IT must build digital leadership and bimodal capability, while renovating the core of IT and otherwise preparing for the digital future

By Suzanne Adnams, Gartner, Inc.

CIOs today face a host of digital opportunities and threats, with all industries in all geographies undergoing digital disruption. The strong Canadian economy has provided Canadian organizations with a competitive advantage in being prepared to pursue new markets or invest in innovation and growth.

Gartner’s Executive Program annual survey of more than 2,300 IT leaders worldwide reveals that Canadian survey respondents reflect the same trends as the global responses, but with a gradual shift of management focus from efficiency and effectiveness in favor of growth and innovation.

The notable swing toward growth and innovation in Canada may indicate that business is in a better position to leverage Canadian economic stability to move into new markets, compared with the global experience following the economic downturn.

Several factors, however, could limit this influence and undermine Canada’s advantage, unless they are addressed directly. These resistance factors include a very traditional approach to IT management that is slower to adopt new digital roles and responsibilities, cautious risk policies that limit consideration of new service options, and dependence on internal capabilities in a challenging labor market.

In 2014, CIOs must transition to a new era of enterprise IT — an era of digitalization that impacts strategy, leadership, structure, talent and financing. They must build digital leadership and bimodal capability, while renovating the core of IT and otherwise preparing for the digital future.

Most businesses have established IT leadership, strategy and governance but have a vacuum in digital leadership. To exploit digital opportunities and ensure that the core of IT services is ready, there must be clear digital leadership, strategy and governance, and all business executives must become digitally savvy.

There is a fast-rising trend globally to hire chief digital officers (CDOs), who are more likely to come from roles in the rest of the business than from IT. While Canada has been slower to adopt the formal role of CDO compared to the global stage, this is not necessarily an indication that Canadian organizations are avoiding the move toward digitalization. The Canadian business environment and public sector tend to have a more traditional management model and a more cautious approach to introducing new senior roles.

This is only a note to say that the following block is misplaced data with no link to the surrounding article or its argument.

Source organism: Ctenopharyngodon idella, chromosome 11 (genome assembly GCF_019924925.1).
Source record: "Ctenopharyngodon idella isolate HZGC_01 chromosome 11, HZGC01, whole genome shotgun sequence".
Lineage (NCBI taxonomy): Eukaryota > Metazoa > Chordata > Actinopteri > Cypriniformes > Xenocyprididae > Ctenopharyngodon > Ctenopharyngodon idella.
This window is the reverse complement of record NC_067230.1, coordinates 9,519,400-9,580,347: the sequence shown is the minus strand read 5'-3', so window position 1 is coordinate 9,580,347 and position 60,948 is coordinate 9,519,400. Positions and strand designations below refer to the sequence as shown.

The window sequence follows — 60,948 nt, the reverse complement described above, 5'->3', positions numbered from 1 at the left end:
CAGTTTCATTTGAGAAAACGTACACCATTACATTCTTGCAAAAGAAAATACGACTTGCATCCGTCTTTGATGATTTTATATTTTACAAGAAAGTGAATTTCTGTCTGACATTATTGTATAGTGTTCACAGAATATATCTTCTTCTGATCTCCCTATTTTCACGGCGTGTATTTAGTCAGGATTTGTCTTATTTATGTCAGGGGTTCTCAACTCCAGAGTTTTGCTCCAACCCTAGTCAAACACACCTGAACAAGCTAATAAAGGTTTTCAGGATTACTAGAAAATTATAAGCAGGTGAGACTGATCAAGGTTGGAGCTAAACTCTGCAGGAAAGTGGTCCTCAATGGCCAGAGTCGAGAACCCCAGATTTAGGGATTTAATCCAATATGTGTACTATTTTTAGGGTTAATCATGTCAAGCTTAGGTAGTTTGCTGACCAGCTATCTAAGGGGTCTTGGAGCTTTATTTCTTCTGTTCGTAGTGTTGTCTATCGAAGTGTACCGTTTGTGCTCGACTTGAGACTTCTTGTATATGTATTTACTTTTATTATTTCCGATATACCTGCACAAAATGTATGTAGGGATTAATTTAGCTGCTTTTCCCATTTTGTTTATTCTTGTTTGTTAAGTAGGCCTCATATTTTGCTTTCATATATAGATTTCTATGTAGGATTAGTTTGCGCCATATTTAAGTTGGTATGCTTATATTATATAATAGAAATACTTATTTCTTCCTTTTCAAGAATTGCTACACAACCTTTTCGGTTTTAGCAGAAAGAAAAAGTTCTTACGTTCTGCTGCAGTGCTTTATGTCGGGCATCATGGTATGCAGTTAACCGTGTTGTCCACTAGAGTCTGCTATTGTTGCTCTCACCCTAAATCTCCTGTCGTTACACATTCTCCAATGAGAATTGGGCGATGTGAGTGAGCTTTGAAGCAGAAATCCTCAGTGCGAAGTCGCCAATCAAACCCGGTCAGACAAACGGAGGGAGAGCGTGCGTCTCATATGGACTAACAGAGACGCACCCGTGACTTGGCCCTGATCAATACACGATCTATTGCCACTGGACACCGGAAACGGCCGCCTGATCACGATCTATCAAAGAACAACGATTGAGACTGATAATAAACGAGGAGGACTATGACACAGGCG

The presence of a digital strategy is a good indicator that an organization understands both the value and drivers for creating a new CDO role, and recognizes that this is different from the CIO role. There is a risk that the functions and responsibilities associated with a CDO role are likely to be added to an existing executive position, such as the CIO, VP of IT or a business executive, unless there is a compelling business case creating a separate CDO position. This pattern is not expected to change in the near future, unless the CIO becomes a visible advocate for the digital agenda.

Moving forward, Canadian CIOs can support and assist their organizations in overcoming the resistance factors by embracing new opportunities and become strong advocates with executive and business leaders for pursuing a digital agenda.

Canadian CIOs need to pursue a formal bimodal approach to IT to balance legacy and traditional environments with growth and innovation. Achieving this bi-modal capability is an absolute necessity as the era of digitalization poses many ‘non-linear’ challenges such as the need to absorb disruptive new business models enabled by new digital technologies; the need to scale up and down in Internet time and the need to explore and evolve solutions that are surrounded by uncertainty.

This is not a quantitative improvement; it’s a fundamental change in the way information and technology show up in the enterprise – a rethinking of the role of the CIO and the IT organization, and the rest of the business’s expectations.

Suzanne Adnams is a research director in Gartner’s CIO research group, focusing on the IT service leadership challenges related to strategy, governance and organizational challenges of IT service management.

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